The harvesting of horseshoe crabs for pharmaceutical purposes is especially common in the US, where they are caught during mating season, and then “milked”, typically of one third to half of their blood by puncturing their hearts. The mortality rate resulting from this procedure is 15% to 30% [3][4], which accounts for the killing of several tens of thousands of horseshoe crabs every year. Harvesting usually takes place during mating season and it targets females, which are larger than males. As a consequence, crabs that are set free after milking are disoriented and exhausted and lack the desire to mate. The practice of biomedical bleeding also takes place in Asia, where it mostly results in the horseshoe crabs being killed afterwards.

There is a synthetic alternative to horseshoe crab blood on the market, the so-called rFC test. It can be produced sustainably and in far greater quantities than the LAL test [5] but it is not FDA-approved. Therefore, it cannot replace LAL tests based on horseshoe crab blood in the US and in other countries that recognise FDA approval. Recently, there is much concern about this in the animal rights community due to the great demand for Covid-19 vaccines, and the related need for LAL tests. [6][7]

I conducted the following interview with international horseshoe crab expert Dr. CHEUNG Siu Gin in June 2020 in his lab at The City University of Hong Kong.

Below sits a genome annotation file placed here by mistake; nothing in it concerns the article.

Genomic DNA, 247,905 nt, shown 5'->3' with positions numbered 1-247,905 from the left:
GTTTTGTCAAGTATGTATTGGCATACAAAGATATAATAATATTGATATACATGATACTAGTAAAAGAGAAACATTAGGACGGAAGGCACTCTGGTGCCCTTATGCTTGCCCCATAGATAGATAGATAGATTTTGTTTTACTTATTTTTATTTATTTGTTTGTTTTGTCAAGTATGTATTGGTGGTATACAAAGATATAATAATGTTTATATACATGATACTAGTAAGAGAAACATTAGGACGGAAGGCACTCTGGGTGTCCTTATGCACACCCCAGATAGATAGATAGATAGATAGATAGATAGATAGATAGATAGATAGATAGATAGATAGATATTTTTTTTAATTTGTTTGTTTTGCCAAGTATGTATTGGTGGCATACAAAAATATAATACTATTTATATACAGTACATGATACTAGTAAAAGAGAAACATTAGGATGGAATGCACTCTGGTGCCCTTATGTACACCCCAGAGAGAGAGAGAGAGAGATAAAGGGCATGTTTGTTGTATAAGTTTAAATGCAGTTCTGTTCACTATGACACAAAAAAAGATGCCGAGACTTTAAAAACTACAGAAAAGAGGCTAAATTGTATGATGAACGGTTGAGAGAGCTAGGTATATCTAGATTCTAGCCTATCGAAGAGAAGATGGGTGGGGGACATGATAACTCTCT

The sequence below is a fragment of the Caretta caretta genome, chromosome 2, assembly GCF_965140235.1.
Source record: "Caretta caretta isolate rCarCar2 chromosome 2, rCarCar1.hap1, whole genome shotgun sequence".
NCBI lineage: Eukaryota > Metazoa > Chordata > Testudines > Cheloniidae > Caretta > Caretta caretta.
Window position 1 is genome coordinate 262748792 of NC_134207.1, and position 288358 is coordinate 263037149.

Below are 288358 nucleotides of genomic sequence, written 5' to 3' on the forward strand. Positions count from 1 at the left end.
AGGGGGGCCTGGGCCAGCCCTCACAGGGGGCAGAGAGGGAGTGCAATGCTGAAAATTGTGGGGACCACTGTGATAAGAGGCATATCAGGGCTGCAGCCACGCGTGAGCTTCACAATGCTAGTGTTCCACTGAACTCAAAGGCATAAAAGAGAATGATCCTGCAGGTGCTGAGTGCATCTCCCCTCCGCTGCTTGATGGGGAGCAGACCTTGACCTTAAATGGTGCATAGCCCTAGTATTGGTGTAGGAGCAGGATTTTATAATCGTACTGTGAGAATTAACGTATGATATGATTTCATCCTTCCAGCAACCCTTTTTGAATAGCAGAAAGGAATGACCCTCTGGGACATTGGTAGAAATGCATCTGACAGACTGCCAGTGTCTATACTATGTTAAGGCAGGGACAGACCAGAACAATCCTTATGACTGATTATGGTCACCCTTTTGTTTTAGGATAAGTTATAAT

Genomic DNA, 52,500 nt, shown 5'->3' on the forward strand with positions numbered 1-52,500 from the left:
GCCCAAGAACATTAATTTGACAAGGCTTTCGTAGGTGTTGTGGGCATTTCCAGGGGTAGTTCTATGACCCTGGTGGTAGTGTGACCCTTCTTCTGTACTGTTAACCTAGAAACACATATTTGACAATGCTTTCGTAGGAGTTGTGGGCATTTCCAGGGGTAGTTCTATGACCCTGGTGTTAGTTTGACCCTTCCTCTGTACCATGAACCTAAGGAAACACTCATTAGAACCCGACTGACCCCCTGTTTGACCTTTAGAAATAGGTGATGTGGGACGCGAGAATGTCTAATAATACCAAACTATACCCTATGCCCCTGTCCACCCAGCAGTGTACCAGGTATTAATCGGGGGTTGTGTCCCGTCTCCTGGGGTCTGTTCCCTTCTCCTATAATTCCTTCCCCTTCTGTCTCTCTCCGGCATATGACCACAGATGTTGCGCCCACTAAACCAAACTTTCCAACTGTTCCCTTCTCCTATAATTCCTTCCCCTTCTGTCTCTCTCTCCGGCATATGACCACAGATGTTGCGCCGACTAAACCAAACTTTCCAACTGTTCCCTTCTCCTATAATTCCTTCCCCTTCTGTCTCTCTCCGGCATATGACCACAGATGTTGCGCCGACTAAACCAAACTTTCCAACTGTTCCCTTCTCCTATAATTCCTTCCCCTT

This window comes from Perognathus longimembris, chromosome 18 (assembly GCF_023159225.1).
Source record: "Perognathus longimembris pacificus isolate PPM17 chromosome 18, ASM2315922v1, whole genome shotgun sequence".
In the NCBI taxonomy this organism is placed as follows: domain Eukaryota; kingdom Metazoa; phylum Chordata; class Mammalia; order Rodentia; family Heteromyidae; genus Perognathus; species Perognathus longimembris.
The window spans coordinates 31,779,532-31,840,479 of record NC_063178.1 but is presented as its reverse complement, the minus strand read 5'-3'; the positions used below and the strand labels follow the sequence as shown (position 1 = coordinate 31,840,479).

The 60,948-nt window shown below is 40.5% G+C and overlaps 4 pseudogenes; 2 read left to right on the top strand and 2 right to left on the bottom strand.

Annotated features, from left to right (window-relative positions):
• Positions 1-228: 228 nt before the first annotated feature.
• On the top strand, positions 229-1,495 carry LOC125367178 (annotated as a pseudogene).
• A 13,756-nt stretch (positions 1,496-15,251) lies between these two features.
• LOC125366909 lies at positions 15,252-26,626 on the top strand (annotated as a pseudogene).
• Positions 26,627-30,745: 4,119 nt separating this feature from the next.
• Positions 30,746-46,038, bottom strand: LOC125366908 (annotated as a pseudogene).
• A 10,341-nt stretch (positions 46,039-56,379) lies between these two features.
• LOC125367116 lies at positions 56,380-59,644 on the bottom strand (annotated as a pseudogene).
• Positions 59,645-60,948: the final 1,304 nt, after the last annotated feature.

Q: How does commercial horseshoe crab harvest work in Hong Kong? Are they targeted directly or mostly bycatch?”
A: Well, it depends on the policy. Of course, trawling is now banned in Hong Kong which means there is less bycatch, but you can still find horseshoe crabs on the market. According to some fishermen, these are caught in Mainland-Chinese waters instead of Hong Kong waters. In the US though, fisheries are allowed to specifically target horseshoe crabs while trawling/fishing because horseshoe crabs are used for medical purposes. The local fishermen on the US Eastern coast, however, also catch horseshoe crabs and chop them into pieces for bait. They then use this bait to catch eels and conches, which are exported to Asia. There is a limiting quota for every state to regulate how many are used for bait or medical purposes. This demand for medical use of horseshoe crabs will only increase because more and more countries are getting better and better health care. Of course, the endangerment to Asian species is even worse because of a lack of enforcement by the government to protect these animals.

Q: Why are horseshoe crabs caught in Hong Kong?